The myriad little tax shelters, breaks, loopholes and hidden subsidies in the absurdly complex tax code do two things: they distort the market with political, rather than economic, incentives; and they cost a hell of a lot of money. They are a form of spending, however disguised they are as tax cuts. This graph (via Ezra) really does bring this home:

3-14-11bud-blog

What surprised me: how much of this is non-corporate. And much of the tax breaks go to the relatively well-to-do:

Adding to their inefficiency, many tax expenditure provisions principally deductions, exemptions, and exclusions tie the tax subsidies they provide to the marginal tax rate of the beneficiary.  The amount of the tax benefit provided increases with income, with the wealthiest households receiving the largest tax subsidies.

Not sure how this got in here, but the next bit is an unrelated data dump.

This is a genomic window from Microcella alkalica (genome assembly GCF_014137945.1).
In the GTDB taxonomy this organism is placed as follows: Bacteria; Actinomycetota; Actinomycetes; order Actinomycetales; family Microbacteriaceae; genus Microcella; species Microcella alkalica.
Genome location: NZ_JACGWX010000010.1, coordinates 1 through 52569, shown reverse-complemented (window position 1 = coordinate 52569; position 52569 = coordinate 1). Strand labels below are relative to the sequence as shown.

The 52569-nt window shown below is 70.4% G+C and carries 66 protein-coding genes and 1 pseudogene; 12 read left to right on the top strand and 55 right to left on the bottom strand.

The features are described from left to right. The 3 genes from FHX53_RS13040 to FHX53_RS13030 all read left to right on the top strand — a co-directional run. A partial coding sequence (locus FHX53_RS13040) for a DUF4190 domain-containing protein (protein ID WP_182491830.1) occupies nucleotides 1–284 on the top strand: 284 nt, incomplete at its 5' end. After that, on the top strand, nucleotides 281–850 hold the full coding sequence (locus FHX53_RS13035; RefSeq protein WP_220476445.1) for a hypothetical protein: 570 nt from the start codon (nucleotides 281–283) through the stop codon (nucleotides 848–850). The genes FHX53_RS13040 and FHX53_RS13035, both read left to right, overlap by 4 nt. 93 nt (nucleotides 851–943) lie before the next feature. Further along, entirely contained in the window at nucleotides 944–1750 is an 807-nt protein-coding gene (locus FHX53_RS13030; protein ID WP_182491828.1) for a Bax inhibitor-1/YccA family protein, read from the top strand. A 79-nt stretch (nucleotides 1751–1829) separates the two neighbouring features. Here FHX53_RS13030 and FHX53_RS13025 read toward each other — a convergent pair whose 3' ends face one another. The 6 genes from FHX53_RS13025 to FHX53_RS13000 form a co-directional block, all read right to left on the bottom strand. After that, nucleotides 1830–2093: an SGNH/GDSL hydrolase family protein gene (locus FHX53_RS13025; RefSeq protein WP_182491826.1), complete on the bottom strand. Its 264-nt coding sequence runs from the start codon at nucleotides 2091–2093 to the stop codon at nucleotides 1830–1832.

There is an obvious, rough solution to the US debt crisis: end these tax breaks (except for philanthropy), simplify and lower tax rates (but in a manner that actually raises net revenue), means-test social security, extend the retirement age, slash defense spending, and focus on the cost-cutting measures already embedded in Obamacare.

It's one of those solutions - like the two-state answer in Israel - that is as obvious as it is apparently impossible.

We want to hear what you think about this article. Submit a letter to the editor or write to letters@theatlantic.com.